My friend Vicki

If I was writing the following story as a work of fiction, it would seem ridiculous – farcical even – but what follows is the horrible truth, and it’s happening right now, to me and my friend Vicki:

Like me, my kickass friend (check out her blog here) had her leg amputated after a diagnosis of osteosarcoma more than 20 years ago. Only she never actually had cancer. She was misdiagnosed – after the amputation and chemotherapy, she was told that the pathology actually showed her tumour had been benign.

We first met back in 2004 while I was working for local radio and I interviewed her about her misdiagnosis. I remember thinking what a positive attitude to life she had, despite the agonisingly dreadful experiences she had been through.

A year after the interview, in the first bizarre twist of fate, I was diagnosed with osteosarcoma too, and Vicki became one of the people I turned to as I came to terms with losing my leg. She still is – when I was suffering with sores on my stump recently, Vicki came round with a bagful of creams, and silicone plasters, and helpful advice.

We both have children and jobs and the usual hectic lives so hadn’t spoken for a few weeks, but when Vicki called me in mid-December to tell me she had been diagnosed with breast cancer I was horribly shocked, especially as I had an appointment at the breast cancer clinic the very next day – when I was also diagnosed with the same disease.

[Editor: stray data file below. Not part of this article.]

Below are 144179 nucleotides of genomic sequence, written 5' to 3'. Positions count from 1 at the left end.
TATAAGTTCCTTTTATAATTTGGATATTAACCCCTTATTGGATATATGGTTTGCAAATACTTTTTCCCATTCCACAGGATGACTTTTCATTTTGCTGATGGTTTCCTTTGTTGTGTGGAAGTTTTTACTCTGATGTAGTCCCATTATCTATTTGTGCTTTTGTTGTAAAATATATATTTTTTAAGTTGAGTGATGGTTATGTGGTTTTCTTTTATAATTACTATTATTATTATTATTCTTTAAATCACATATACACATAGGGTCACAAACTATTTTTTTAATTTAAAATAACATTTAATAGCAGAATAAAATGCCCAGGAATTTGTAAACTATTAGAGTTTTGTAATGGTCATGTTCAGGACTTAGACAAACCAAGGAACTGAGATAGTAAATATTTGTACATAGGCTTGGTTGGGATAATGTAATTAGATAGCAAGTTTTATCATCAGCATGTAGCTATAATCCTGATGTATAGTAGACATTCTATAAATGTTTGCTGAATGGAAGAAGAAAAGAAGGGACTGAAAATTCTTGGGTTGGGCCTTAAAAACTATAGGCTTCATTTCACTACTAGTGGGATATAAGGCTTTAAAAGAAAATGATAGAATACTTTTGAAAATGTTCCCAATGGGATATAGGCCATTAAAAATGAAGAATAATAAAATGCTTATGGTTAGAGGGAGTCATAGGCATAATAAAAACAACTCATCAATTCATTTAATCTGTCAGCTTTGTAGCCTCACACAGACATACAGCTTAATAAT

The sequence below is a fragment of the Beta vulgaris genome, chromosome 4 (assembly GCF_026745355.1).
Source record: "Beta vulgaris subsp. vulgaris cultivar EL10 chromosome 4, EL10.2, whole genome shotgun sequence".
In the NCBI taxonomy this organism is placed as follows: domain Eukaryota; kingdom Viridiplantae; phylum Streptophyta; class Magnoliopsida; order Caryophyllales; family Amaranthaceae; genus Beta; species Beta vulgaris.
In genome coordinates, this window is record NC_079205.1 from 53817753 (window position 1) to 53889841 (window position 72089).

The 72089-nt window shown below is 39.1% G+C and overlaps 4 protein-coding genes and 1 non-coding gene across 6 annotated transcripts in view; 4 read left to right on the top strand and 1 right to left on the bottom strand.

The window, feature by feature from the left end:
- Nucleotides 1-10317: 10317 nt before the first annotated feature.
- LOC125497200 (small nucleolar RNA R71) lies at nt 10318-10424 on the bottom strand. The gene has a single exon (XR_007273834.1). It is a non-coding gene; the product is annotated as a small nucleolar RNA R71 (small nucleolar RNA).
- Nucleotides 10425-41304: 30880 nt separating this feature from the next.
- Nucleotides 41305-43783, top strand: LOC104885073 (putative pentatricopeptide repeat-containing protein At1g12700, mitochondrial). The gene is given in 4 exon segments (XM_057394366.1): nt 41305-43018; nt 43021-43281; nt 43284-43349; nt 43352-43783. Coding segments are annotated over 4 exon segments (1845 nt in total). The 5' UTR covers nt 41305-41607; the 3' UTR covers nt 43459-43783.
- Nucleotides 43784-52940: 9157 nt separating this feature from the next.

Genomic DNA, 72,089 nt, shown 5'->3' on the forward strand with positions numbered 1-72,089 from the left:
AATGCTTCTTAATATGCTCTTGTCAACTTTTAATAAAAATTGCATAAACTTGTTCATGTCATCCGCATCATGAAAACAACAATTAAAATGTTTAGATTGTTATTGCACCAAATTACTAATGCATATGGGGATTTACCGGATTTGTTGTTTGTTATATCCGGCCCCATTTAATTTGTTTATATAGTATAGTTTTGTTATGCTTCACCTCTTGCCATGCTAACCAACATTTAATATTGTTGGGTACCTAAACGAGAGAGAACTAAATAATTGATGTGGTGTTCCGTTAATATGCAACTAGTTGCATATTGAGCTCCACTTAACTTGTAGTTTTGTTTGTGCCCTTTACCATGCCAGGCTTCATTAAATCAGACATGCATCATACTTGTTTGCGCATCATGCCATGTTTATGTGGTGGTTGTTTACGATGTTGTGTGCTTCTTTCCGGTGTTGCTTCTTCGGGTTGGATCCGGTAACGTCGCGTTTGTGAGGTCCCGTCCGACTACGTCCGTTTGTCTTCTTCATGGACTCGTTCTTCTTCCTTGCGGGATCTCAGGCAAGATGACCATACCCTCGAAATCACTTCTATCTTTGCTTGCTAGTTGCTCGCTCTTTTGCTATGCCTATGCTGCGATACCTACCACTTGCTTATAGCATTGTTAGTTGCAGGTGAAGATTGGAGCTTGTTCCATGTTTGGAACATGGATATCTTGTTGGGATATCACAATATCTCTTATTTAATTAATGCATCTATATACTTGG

Now we are going through the same set of scans and appointments and blood tests and the same sense of disbelief and grief that we have to go through all this again. On Tuesday, we’ll be in the same hospital, sitting side-by-side, getting drip-fed the drugs that will hopefully halt the tumours’ growth.

It’s beyond surreal. And awful. But here’s a message Vicki sent me the other day. It’s one of my favourites:

You are braver than you believe

Stronger than you seem

And smarter than you think

A.A. Milne, Winnie the Pooh

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